Want A Fence That's Unique And Weather Resistant? Put Wood From These 2 Trees On Your Materials List

If you live in a high-precipitation area, you have to be very careful about your choice of materials when installing a wooden fence. You may want the aesthetic appeal of a more unique material choice, such as willow, bamboo, or tiger wood, but many of these exotic wood types warp and rot quickly when exposed to moisture. Choose wood from one of the below 2 types of native-to-the-United-States trees to give your fence the stand-out appearance you crave and the durability to withstand all kinds of inclement weather.

Osage Orange

Osage orange is a widely distributed deciduous tree in the south-central United States. This very special tree ranges in color from honey yellow to deep brown, and it's known to produce among the densest, most rot-resistant wood in North America. For those not interested in harvesting its impenetrable lumber, Osage orange is considered a nuisance tree. It grows into a deeply-rooted, rock-solid barrier with vicious thorns and branches that refuse to break down when trimmed and left to decay.

For those who need a durable wood that will withstand years of precipitation and moisture, however, Osage orange is as good as it gets. This wood is so durable that the living trees it is harvested from were actually planted to pen up cattle before barbed wire was invented.

A further testament to the indestructibility of the Osage orange tree occurred during the Great Depression. President Roosevelt relieved destitute farmers in the Great Plains of their soil erosion problems by planting over 220 million Osage orange trees along the borders of their crop fields. Many of these trees still stand erect, holding dirt inside plots of farmland.

One negative aspect of Osage orange wood is that it's difficult to mill because defects and knots are common in the trees. If you can't find a supplier of Osage orange wood for your fencing project, look for Argentine Osage orange wood -- it's imported from South America and has similar properties but fewer defects, making it easier to mill.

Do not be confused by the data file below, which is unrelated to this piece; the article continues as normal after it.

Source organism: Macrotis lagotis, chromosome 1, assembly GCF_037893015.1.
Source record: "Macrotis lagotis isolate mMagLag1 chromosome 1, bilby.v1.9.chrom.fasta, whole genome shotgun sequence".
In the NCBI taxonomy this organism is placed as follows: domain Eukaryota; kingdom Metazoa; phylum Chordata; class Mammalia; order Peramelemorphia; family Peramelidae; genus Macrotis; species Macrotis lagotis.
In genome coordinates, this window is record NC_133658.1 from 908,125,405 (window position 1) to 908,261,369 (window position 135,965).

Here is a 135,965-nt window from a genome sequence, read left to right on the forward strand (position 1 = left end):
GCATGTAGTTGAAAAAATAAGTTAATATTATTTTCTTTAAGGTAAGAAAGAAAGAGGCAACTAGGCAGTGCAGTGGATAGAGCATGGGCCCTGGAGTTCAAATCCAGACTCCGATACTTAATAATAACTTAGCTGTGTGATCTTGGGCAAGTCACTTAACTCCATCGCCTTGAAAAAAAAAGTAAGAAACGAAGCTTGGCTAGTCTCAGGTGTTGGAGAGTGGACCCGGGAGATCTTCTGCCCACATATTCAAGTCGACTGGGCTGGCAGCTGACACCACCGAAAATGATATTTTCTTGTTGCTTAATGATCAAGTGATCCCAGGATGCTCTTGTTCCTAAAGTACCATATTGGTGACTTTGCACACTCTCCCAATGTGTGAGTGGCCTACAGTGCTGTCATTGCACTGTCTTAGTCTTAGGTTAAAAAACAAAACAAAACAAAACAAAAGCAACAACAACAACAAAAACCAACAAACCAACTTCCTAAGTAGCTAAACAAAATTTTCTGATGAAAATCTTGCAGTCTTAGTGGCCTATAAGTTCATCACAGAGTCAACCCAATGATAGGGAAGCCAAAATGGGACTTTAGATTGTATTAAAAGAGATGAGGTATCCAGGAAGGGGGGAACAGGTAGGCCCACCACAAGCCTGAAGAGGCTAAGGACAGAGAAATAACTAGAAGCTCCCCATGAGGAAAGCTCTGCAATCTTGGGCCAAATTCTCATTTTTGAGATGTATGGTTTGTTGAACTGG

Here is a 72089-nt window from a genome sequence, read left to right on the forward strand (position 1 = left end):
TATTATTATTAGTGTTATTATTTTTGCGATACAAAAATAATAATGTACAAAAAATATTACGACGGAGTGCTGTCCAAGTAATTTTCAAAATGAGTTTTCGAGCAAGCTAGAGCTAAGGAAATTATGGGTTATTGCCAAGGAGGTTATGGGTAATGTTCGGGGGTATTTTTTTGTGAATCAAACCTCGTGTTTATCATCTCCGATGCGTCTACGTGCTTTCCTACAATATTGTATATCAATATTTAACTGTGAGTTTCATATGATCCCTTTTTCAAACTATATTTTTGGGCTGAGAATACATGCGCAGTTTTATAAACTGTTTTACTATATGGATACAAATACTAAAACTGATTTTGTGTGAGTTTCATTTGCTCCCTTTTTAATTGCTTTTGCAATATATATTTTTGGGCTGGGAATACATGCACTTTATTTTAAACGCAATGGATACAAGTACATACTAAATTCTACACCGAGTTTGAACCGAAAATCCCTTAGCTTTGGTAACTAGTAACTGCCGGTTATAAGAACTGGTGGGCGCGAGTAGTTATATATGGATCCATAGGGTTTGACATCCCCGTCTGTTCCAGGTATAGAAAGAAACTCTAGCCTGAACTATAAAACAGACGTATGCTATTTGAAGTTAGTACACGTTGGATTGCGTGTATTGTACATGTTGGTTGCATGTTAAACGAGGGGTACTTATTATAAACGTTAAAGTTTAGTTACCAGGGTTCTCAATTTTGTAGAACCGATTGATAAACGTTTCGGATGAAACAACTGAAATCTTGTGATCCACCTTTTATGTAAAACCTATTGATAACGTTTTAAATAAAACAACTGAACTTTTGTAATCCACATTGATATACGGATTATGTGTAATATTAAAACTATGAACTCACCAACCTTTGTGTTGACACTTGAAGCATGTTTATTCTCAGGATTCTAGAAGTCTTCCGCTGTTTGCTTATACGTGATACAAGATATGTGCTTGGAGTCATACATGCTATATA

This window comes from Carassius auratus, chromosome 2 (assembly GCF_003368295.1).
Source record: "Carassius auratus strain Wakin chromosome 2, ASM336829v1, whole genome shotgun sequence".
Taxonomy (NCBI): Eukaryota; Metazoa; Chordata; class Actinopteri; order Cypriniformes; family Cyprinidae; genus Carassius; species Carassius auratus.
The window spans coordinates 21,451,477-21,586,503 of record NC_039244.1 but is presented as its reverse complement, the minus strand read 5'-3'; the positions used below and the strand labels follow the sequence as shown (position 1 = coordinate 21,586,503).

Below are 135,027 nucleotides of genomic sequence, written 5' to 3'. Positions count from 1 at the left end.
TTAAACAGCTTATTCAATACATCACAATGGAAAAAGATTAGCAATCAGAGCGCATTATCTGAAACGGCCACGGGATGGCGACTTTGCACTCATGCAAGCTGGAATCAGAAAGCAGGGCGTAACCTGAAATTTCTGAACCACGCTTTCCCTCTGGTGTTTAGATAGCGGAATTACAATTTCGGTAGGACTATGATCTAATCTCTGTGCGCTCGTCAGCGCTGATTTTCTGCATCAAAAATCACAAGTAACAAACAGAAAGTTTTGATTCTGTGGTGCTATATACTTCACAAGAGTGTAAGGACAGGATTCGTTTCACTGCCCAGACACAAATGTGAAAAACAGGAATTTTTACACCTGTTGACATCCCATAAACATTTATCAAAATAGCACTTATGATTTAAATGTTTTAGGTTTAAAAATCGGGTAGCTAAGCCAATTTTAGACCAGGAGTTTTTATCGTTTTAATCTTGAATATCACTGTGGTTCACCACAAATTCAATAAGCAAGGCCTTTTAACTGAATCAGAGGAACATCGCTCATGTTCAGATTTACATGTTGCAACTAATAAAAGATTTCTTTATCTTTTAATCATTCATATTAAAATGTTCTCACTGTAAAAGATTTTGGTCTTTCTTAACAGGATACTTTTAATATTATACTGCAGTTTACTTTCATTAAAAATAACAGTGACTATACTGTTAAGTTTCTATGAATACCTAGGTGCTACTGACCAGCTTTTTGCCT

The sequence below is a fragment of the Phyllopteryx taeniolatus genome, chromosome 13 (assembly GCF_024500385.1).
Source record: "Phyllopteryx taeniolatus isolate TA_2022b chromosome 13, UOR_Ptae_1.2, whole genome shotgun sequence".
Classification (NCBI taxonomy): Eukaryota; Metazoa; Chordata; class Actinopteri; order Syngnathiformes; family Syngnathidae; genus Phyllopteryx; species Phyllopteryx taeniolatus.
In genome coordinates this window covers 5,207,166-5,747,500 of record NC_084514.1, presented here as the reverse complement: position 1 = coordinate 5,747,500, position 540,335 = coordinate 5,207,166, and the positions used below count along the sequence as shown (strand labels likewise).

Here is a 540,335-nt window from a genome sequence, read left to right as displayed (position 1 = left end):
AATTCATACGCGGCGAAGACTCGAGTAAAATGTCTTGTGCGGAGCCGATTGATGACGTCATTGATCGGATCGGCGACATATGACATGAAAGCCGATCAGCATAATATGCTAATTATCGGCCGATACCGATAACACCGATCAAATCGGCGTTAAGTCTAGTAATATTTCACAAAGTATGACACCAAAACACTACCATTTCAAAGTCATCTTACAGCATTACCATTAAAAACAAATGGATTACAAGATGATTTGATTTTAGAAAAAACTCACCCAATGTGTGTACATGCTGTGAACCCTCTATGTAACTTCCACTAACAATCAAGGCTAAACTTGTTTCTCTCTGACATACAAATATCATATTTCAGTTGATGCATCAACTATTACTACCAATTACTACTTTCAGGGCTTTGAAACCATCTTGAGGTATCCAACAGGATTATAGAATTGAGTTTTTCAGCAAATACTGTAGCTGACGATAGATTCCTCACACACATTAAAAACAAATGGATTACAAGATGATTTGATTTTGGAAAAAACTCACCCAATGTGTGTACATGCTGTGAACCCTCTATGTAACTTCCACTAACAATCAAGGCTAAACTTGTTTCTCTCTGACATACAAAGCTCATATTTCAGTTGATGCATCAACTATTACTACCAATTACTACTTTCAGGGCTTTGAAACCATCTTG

Black Locust

Until recently, ipe wood was the wood of choice for those looking for an extremely rot-resistant lumber. The reason being is that ipe trees produce a high level of protective complex compounds called extractives. These extractives fight against microorganisms that would otherwise eat away at the trees' wood. Unfortunately, ipe trees developed this abundance of extractives because they're harvested from the deep, wet rain forests of South America, where even there they are few and far between.

Ipe trees' incredible weather-resistance coupled with their low availability make acquiring ipe wood an expensive endeavor. Fortunately, there's a similar option that costs significantly less and won't deplete the world of what ipe trees remain.

At the 2011 American Society of Landscape Architects meeting, professional landscape architect Michael Van Valkenburgh introduced black locust wood as a viable substitute for ipe wood.

Since black locusts are native to the eastern United States where they must survive long, snow-filled winters, they've developed just as much weather resistance than their quickly-disappearing exotic alternatives. Furthermore, according to the International Union for Conservation of Nature, these trees are almost invasive in their growing nature, and are nowhere near being classified as in danger of extinction.  

If you're building a fence in a wet climate zone, black locust wood offers all of the weather-resistance of ipe wood at a fraction of the cost.

Just because you live in a wet climate zone doesn't mean that you have to stick with plain, old, boring cedar or chestnut fencing. For a unique wood choice that can withstand high precipitation levels, choose wood from one of the above 2 trees. Check with a building supplies company like Harrington & Company to see if they can help you get your hands on one of these great wood choices.

About Me

Home Renovation Expectations: Knowing What's To Come

When I bought my first house, I did it with the expectation of needing to do some remodeling. I wasn't, however, prepared for how complex the renovation process was. From upgrading the retaining walls to adding cosmetic features like the stone patio, I was inundated with decisions to make and materials to select. I wished that I had known how much was involved from the beginning so that I could be better prepared. That's when I decided to use what I'd learned to help others better prepare for their own remodeling projects. I hope the information here helps you to see what you can expect as you get ready to expand your property or renovate the existing space.



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